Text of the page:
In 1776 he was not involved with the political changes of the times. Two of his sons were. James and John were very much involved in the revolution and not living at home. Their oldest son, now Sir James, having been knighted for support for Kings College in New York was of the generation that hoped for a return to English rule, and was caught between being a loyalist and a patriot, which lead to great friction with his younger brother. After the revolution he settled in New Jersey and practiced medicine. Of course their younger son John, now a young lawyer, became very involved with the need of the colonies for total separation from England. He became a leader in this movement and was sent to Paris to negotiate a peace with England. He spent the war either in Spain or in France concerned about but well away from the family.

 At the time of the Revolutionary War, Rye became “no man’s land”, New York was in British control, and the family were forced to move. This was not easy and their youngest son Frederick became in charge of this. He arranged for them to move to Fishkill, N.Y. to a house owned by Theodorus Van Wyck. This must have been an extraordinarily difficult time. The Rye house had become a comfortable place for all the family with an active farm. Mary was in declining health with very severe arthritis. Eva (who had “hysterics”) had married Henry Munro in 1766 at age 37. He was a loyalist minister who lived in Albany. They had one child, Peter Jay Munro. During the Revolution she moved back to the family with her ten year old, while her loyalist husband had to escape and return to Scotland. Augustus, “Blind” Peter and blind Anna Maria were dependent children that needed care. The farm needed to be moved. There were several slaves and servants as part of the family that they needed for the care they could give. There was property that needed to be moved or protected. And with the revolutionary turmoil, finding transportation for all this was extremely difficult. Fishkill was a good days journey.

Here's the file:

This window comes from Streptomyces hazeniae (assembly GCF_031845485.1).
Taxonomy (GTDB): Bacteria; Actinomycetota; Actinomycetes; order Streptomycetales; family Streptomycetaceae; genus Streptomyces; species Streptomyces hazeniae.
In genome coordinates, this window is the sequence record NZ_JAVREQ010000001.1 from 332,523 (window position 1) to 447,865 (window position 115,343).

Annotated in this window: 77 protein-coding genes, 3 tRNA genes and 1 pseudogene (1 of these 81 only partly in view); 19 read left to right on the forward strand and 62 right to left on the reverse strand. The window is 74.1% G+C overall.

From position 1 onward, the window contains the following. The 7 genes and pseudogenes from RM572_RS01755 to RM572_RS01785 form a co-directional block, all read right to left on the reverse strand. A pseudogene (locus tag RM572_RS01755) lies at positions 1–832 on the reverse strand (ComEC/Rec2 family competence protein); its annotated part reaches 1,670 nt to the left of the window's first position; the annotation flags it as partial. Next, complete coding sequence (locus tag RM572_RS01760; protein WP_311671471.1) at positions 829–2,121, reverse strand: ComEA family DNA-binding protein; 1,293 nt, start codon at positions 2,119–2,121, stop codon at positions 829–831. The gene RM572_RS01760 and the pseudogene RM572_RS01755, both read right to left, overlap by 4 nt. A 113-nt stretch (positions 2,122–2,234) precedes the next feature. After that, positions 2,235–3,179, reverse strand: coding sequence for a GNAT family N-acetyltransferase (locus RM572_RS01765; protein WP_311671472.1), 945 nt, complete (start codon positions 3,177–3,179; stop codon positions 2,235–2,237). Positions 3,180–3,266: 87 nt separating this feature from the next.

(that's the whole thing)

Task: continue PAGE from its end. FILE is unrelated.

Mary died soon after the move in 1777. Then the family was robbed in Fishkill and a second move to safer Poughkeepsie was made. There was also a plan to move them all to Kent where much of their goods had been sent. This never happened. Peter died after the second move in 1783. Both were interred in the vault of Gysbert Schenck, Esq. at Fishkill, and were probably moved to the Rye cemetery in 1804 with the other family from the Family Vault in the orchard of Peter Stuyvesant in the Bowerie. 

His concerns about their survival and his financial worries were expressed by father Petter to son John in the following letter written in 1777.

Fish Kill, 29 July, 1777.

Dear Johnny,

I have received your letter of the 21 Inst:—The evacuation of Ticonderoga is very alarming; I wish it may soon be made to appear in a less gloomy light.